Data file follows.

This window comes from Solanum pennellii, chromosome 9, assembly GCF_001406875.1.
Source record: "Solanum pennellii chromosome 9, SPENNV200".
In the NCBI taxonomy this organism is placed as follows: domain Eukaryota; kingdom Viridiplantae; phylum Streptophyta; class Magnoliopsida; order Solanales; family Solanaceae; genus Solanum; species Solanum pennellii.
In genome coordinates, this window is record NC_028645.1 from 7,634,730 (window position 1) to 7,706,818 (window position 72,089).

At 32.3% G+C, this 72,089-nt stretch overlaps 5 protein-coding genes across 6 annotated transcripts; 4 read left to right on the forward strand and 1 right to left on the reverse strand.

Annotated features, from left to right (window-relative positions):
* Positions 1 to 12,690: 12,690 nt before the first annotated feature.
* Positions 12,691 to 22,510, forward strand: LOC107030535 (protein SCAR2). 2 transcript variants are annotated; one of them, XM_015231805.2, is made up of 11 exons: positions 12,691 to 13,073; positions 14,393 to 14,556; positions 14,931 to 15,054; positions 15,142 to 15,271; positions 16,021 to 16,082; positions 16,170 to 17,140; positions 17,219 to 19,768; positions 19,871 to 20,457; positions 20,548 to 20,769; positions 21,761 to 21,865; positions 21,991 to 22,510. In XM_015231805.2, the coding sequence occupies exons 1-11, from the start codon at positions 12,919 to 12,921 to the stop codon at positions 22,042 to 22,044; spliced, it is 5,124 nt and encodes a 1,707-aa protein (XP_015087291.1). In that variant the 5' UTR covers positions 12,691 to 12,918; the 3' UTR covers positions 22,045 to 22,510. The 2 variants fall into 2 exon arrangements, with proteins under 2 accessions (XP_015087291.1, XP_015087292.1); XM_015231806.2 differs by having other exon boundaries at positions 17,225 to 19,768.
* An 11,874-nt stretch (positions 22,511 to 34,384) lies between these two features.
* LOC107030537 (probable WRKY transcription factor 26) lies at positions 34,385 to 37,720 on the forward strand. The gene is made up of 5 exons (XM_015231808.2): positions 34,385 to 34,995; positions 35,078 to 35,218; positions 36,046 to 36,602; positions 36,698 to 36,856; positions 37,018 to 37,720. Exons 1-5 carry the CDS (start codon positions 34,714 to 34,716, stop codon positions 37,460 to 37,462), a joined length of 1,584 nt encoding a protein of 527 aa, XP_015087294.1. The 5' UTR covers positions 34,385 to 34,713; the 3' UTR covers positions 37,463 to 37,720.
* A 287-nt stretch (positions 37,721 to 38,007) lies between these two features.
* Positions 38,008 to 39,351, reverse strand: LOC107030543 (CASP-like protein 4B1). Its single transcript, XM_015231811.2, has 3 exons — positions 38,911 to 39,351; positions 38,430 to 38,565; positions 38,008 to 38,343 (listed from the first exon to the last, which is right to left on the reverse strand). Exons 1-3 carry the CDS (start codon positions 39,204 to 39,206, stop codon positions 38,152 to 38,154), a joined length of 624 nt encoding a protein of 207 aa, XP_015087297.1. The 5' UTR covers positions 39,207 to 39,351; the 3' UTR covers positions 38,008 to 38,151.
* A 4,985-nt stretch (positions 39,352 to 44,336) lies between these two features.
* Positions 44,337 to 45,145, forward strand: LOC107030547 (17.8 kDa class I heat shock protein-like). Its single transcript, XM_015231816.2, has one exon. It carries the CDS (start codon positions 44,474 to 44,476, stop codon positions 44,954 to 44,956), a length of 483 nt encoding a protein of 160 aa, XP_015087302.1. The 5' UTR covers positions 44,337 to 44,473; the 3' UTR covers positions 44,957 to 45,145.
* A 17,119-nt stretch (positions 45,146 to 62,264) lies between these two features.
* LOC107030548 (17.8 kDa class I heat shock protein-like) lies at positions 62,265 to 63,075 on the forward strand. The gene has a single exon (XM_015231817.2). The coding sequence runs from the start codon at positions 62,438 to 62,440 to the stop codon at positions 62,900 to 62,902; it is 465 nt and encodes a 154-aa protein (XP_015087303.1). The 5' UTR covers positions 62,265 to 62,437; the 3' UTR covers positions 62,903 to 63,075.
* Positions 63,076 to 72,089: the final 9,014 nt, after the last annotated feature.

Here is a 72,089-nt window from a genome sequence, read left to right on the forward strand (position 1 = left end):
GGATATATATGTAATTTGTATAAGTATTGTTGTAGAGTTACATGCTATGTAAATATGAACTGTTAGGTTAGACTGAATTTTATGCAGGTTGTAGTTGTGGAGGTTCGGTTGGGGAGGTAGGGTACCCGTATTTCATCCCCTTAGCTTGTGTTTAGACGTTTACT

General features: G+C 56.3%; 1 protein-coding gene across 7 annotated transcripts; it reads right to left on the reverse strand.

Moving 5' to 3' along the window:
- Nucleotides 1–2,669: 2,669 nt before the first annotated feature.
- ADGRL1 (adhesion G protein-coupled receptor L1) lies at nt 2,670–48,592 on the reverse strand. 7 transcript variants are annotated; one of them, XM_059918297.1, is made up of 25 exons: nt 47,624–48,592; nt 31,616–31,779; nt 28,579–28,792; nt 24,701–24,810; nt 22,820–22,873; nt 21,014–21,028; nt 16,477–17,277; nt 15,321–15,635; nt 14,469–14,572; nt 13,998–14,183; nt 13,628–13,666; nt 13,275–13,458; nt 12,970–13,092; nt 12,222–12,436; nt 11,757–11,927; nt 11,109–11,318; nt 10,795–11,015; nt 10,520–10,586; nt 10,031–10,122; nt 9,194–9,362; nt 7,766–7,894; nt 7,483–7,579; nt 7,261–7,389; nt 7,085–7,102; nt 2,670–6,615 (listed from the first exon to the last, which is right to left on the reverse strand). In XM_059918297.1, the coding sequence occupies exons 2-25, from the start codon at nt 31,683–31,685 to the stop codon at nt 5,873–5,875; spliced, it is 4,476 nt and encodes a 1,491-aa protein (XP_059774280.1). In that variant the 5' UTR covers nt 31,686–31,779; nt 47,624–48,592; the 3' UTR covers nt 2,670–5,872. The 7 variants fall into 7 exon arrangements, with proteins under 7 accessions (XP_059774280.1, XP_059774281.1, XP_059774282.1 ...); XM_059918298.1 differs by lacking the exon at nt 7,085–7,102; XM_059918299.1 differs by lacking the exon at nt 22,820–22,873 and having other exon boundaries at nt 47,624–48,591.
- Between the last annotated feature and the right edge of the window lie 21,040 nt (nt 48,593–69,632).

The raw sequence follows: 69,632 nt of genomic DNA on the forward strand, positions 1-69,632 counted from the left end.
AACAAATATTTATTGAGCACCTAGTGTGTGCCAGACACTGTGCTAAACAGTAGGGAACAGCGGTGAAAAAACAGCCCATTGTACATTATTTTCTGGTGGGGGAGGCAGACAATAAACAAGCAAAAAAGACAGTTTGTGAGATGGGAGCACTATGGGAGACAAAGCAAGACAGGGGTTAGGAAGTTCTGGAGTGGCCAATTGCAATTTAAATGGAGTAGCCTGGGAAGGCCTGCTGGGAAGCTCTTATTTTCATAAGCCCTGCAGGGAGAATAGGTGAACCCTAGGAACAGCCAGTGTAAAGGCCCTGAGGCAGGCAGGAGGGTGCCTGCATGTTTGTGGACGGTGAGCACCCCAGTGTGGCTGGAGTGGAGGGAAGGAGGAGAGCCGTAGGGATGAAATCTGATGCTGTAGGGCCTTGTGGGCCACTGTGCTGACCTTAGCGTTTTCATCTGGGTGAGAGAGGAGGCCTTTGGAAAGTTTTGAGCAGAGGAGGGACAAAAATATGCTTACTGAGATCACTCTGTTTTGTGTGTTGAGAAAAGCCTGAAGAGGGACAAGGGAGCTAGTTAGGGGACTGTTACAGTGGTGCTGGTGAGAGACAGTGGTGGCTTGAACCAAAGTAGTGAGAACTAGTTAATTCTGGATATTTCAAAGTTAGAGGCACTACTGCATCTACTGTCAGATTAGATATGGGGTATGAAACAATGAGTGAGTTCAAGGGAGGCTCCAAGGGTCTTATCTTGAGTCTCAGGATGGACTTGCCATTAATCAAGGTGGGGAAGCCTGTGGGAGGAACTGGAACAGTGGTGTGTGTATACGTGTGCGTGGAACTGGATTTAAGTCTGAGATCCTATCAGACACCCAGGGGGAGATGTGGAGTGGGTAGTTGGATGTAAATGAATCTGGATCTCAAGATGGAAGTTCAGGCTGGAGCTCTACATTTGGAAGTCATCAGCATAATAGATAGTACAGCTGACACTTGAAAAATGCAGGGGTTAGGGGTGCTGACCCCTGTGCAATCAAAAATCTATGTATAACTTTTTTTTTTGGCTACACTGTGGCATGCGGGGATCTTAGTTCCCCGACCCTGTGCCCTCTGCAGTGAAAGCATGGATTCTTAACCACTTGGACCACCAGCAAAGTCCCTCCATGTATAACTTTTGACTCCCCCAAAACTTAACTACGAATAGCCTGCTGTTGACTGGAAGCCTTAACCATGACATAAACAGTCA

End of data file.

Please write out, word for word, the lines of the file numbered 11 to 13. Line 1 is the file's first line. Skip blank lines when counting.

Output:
* A 287-nt stretch (positions 37,721 to 38,007) lies between these two features.
* Positions 38,008 to 39,351, reverse strand: LOC107030543 (CASP-like protein 4B1). Its single transcript, XM_015231811.2, has 3 exons — positions 38,911 to 39,351; positions 38,430 to 38,565; positions 38,008 to 38,343 (listed from the first exon to the last, which is right to left on the reverse strand). Exons 1-3 carry the CDS (start codon positions 39,204 to 39,206, stop codon positions 38,152 to 38,154), a joined length of 624 nt encoding a protein of 207 aa, XP_015087297.1. The 5' UTR covers positions 39,207 to 39,351; the 3' UTR covers positions 38,008 to 38,151.
* A 4,985-nt stretch (positions 39,352 to 44,336) lies between these two features.